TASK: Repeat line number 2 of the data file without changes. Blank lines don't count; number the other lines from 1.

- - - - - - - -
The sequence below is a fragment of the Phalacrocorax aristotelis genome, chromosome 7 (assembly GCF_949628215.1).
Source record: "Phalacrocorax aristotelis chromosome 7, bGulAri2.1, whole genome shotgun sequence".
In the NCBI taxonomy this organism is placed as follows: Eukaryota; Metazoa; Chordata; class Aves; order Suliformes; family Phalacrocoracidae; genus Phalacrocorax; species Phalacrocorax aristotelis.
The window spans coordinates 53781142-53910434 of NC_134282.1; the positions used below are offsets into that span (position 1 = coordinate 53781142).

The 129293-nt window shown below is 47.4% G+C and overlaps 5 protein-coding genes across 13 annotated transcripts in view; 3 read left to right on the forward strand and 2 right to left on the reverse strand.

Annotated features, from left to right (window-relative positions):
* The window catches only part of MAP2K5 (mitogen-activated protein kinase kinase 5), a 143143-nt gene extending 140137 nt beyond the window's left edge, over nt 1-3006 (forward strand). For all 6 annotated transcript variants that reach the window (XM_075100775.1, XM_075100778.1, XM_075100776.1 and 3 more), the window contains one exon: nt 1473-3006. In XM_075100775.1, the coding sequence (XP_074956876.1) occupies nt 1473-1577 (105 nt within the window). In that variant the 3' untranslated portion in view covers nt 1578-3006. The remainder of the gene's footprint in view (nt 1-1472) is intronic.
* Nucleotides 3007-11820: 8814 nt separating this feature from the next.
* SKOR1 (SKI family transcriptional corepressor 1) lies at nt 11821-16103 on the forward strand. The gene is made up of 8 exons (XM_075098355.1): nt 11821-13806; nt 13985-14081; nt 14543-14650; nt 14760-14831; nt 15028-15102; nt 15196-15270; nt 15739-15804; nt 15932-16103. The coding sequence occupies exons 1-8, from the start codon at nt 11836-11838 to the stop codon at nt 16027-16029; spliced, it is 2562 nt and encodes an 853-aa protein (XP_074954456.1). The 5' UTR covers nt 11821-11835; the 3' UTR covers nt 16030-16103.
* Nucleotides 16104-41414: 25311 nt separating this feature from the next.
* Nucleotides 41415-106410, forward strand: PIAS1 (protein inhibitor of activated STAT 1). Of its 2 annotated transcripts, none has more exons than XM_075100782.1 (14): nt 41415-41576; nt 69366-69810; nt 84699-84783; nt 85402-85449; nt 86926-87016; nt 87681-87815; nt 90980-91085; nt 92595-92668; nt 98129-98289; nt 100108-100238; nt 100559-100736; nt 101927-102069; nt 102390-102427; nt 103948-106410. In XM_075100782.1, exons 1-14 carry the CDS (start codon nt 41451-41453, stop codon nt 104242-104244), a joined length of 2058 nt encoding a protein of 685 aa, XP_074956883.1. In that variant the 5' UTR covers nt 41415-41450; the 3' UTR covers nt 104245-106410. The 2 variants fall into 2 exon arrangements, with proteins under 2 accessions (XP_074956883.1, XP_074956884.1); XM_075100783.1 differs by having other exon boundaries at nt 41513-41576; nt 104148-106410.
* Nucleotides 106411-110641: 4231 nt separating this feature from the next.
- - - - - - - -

Source record: "Phalacrocorax aristotelis chromosome 7, bGulAri2.1, whole genome shotgun sequence".